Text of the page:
Win a copy of Design for the Mind this week in the Design forum!
  • Post Reply
  • Bookmark Topic Watch Topic
  • New Topic

can't understand synchronized logic in this example (java synchronized keywork for scjp)

 
T. Adams
Greenhorn
Posts: 10
  • Mark post as helpful
  • send pies
  • Quote
  • Report post to moderator
Dear fellow ranchers,

I have been trying to study the synchronized portion of java certification exam, and I have this code (is a changed version of Mughal book question 13.13), but I can't explain it.

My understanding is that since incrementing k1 and k2 is synchronized, they should always be equal, and I should never see the print statement. But when I run the code I get the print statement anyway! (and even sometimes it shows that k1 and k2 having the same value (eg. k1: 200931 k2: 200931), but I can postpone worrying about that for a later time).

What am I missing? (Did I at least get this part correct that since k1 and k2 are static, then I need a static lock (Q13_13.class))?
 
Matthew Brown
Bartender
Posts: 4566
8
  • Mark post as helpful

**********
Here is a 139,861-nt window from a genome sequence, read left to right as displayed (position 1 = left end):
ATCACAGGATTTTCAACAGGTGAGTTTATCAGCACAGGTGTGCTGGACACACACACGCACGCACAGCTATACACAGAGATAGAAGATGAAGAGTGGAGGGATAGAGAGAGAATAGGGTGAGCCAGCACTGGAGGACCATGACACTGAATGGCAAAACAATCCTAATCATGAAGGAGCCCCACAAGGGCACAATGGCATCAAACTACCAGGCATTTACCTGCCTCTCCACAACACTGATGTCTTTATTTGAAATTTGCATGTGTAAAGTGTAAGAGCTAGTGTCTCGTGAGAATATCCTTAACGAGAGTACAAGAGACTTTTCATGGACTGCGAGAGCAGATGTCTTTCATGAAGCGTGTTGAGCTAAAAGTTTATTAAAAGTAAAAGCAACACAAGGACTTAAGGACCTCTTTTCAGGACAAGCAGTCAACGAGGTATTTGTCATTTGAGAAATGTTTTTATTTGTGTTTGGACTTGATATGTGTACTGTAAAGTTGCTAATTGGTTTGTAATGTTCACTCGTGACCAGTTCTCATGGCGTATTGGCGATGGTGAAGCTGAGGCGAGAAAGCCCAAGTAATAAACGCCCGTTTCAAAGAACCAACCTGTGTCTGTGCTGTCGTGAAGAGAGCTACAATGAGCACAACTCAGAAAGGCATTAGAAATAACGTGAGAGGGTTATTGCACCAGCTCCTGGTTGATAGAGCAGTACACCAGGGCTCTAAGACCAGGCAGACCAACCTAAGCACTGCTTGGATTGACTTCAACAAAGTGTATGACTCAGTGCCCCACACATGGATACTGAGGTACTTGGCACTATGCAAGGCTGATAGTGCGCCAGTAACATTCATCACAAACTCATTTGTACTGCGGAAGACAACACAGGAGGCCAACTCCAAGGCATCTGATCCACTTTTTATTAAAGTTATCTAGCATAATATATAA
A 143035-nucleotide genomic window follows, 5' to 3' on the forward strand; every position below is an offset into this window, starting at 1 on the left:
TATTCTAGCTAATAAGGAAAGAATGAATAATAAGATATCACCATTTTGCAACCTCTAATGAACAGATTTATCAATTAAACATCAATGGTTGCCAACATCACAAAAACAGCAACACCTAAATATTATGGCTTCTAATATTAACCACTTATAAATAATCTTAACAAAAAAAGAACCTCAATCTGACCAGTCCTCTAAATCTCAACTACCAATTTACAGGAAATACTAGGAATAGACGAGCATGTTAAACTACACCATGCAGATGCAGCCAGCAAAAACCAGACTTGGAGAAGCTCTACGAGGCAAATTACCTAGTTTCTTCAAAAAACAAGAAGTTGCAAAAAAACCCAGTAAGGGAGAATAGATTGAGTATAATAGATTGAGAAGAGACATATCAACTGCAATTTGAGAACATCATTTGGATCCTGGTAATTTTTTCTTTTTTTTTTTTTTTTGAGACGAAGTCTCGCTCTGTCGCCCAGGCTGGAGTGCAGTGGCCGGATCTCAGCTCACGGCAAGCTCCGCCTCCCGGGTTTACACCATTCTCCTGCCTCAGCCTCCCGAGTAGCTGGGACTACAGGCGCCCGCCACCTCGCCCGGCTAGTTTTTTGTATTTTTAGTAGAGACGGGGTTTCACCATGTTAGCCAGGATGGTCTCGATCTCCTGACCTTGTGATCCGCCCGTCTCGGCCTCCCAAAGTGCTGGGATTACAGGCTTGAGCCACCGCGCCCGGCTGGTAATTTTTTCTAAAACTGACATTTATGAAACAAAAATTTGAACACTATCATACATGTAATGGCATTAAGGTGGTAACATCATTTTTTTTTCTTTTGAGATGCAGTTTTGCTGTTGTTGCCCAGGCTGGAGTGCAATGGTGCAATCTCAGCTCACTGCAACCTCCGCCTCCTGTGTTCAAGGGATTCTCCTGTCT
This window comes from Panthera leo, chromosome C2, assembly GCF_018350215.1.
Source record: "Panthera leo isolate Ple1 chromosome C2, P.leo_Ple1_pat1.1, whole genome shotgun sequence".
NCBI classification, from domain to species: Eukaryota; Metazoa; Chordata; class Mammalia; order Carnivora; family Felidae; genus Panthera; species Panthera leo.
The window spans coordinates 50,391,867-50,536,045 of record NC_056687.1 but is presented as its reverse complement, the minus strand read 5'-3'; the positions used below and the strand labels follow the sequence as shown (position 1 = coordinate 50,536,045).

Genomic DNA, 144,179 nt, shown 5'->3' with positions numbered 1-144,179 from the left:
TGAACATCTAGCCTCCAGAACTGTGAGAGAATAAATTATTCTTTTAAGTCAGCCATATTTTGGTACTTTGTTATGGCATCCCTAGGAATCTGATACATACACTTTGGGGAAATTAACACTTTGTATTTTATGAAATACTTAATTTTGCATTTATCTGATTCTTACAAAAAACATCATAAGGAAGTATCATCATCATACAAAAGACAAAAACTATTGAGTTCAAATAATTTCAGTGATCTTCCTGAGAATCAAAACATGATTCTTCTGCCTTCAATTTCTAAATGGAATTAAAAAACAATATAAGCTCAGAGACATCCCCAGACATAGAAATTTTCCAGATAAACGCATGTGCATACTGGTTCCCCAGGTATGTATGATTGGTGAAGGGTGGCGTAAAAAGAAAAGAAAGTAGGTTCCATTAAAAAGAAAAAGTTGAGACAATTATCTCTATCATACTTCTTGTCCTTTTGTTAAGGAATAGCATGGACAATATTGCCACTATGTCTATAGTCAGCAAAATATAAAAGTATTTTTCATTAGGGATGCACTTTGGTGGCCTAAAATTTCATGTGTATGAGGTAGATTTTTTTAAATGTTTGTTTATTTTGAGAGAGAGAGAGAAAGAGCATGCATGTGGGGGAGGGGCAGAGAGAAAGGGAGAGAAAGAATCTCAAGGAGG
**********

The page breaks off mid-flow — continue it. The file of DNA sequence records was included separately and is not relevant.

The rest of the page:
• send pies
  • Quote
  • Report post to moderator
Here's what's happening when you see the printout (or one possible sequence, anyway):

- Thread A goes into the synchronized block and increments k1 and k2. Thread B is blocked (because both threads are synchronizing on the same object)
- Thread A leaves the synchronized block.
- Before A reaches the if statement, Thread B enters the synchronized block, and increments k1.
- Thread A regains control before Thread B increments k2. It checks the if statement, which is true.

Then, sometimes, Thread B manages to increment k2 after A has checked the if statement, but before it prints out the values. That's why they sometimes appear to be the same.

The key point is that only the synchronized block is protected. As long as one thread isn't blocked, there's the possibility of control passing between them at any time.
 
T. Adams
Greenhorn
Posts: 10
  • Mark post as helpful
  • send pies
  • Quote
  • Report post to moderator
Nice! So now I understand that k1 can become greater than k2 in that case. But it seems like k2 can also become greater than k1, and I don't know how to explain it, and the difference between k1 and k2 is not just by one. (I changed line 15 to if(k1 < k2) and I still get the print statement. eg. k1: 365731 k2: 365898)
 
  • Post Reply
  • Bookmark Topic Watch Topic
  • New Topic